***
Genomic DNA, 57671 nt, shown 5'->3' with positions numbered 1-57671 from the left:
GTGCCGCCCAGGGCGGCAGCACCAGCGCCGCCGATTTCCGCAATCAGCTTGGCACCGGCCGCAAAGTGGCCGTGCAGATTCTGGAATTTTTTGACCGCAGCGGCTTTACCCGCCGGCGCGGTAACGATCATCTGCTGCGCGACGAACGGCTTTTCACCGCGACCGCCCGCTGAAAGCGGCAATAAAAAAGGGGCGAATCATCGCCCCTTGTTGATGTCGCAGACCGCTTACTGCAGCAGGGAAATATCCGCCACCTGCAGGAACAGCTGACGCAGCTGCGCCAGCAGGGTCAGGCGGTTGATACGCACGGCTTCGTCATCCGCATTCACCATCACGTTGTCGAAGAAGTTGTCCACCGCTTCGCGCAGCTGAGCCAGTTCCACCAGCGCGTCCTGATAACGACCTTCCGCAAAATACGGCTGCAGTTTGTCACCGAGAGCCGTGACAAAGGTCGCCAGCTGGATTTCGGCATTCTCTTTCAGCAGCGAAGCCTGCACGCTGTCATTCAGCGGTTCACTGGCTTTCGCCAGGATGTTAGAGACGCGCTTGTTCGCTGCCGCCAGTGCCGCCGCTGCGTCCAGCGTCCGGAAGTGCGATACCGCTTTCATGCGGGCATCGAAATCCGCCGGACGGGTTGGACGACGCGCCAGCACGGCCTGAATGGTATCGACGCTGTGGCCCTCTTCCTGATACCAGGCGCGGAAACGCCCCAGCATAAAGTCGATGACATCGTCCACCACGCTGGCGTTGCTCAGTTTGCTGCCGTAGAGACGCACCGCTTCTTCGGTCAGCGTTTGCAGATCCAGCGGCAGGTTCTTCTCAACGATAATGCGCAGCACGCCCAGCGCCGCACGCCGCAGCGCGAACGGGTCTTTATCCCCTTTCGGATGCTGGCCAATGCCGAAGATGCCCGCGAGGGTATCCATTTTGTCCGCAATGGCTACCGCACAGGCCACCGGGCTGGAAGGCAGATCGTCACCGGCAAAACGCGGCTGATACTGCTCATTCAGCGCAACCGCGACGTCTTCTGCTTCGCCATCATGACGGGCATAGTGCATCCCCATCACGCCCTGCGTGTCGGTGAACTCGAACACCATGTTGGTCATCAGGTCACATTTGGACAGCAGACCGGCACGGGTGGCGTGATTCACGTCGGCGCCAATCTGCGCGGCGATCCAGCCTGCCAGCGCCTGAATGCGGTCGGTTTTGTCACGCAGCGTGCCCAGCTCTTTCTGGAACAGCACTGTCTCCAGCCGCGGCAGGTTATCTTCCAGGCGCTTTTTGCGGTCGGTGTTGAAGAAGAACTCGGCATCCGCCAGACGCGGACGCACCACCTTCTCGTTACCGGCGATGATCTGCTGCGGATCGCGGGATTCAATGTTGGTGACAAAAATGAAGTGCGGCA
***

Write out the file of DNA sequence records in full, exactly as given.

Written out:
Genomic DNA, 57671 nt, shown 5'->3' with positions numbered 1-57671 from the left:
GTGCCGCCCAGGGCGGCAGCACCAGCGCCGCCGATTTCCGCAATCAGCTTGGCACCGGCCGCAAAGTGGCCGTGCAGATTCTGGAATTTTTTGACCGCAGCGGCTTTACCCGCCGGCGCGGTAACGATCATCTGCTGCGCGACGAACGGCTTTTCACCGCGACCGCCCGCTGAAAGCGGCAATAAAAAAGGGGCGAATCATCGCCCCTTGTTGATGTCGCAGACCGCTTACTGCAGCAGGGAAATATCCGCCACCTGCAGGAACAGCTGACGCAGCTGCGCCAGCAGGGTCAGGCGGTTGATACGCACGGCTTCGTCATCCGCATTCACCATCACGTTGTCGAAGAAGTTGTCCACCGCTTCGCGCAGCTGAGCCAGTTCCACCAGCGCGTCCTGATAACGACCTTCCGCAAAATACGGCTGCAGTTTGTCACCGAGAGCCGTGACAAAGGTCGCCAGCTGGATTTCGGCATTCTCTTTCAGCAGCGAAGCCTGCACGCTGTCATTCAGCGGTTCACTGGCTTTCGCCAGGATGTTAGAGACGCGCTTGTTCGCTGCCGCCAGTGCCGCCGCTGCGTCCAGCGTCCGGAAGTGCGATACCGCTTTCATGCGGGCATCGAAATCCGCCGGACGGGTTGGACGACGCGCCAGCACGGCCTGAATGGTATCGACGCTGTGGCCCTCTTCCTGATACCAGGCGCGGAAACGCCCCAGCATAAAGTCGATGACATCGTCCACCACGCTGGCGTTGCTCAGTTTGCTGCCGTAGAGACGCACCGCTTCTTCGGTCAGCGTTTGCAGATCCAGCGGCAGGTTCTTCTCAACGATAATGCGCAGCACGCCCAGCGCCGCACGCCGCAGCGCGAACGGGTCTTTATCCCCTTTCGGATGCTGGCCAATGCCGAAGATGCCCGCGAGGGTATCCATTTTGTCCGCAATGGCTACCGCACAGGCCACCGGGCTGGAAGGCAGATCGTCACCGGCAAAACGCGGCTGATACTGCTCATTCAGCGCAACCGCGACGTCTTCTGCTTCGCCATCATGACGGGCATAGTGCATCCCCATCACGCCCTGCGTGTCGGTGAACTCGAACACCATGTTGGTCATCAGGTCACATTTGGACAGCAGACCGGCACGGGTGGCGTGATTCACGTCGGCGCCAATCTGCGCGGCGATCCAGCCTGCCAGCGCCTGAATGCGGTCGGTTTTGTCACGCAGCGTGCCCAGCTCTTTCTGGAACAGCACTGTCTCCAGCCGCGGCAGGTTATCTTCCAGGCGCTTTTTGCGGTCGGTGTTGAAGAAGAACTCGGCATCCGCCAGACGCGGACGCACCACCTTCTCGTTACCGGCGATGATCTGCTGCGGATCGCGGGATTCAATGTTGGTGACAAAAATGAAGTGCGGCA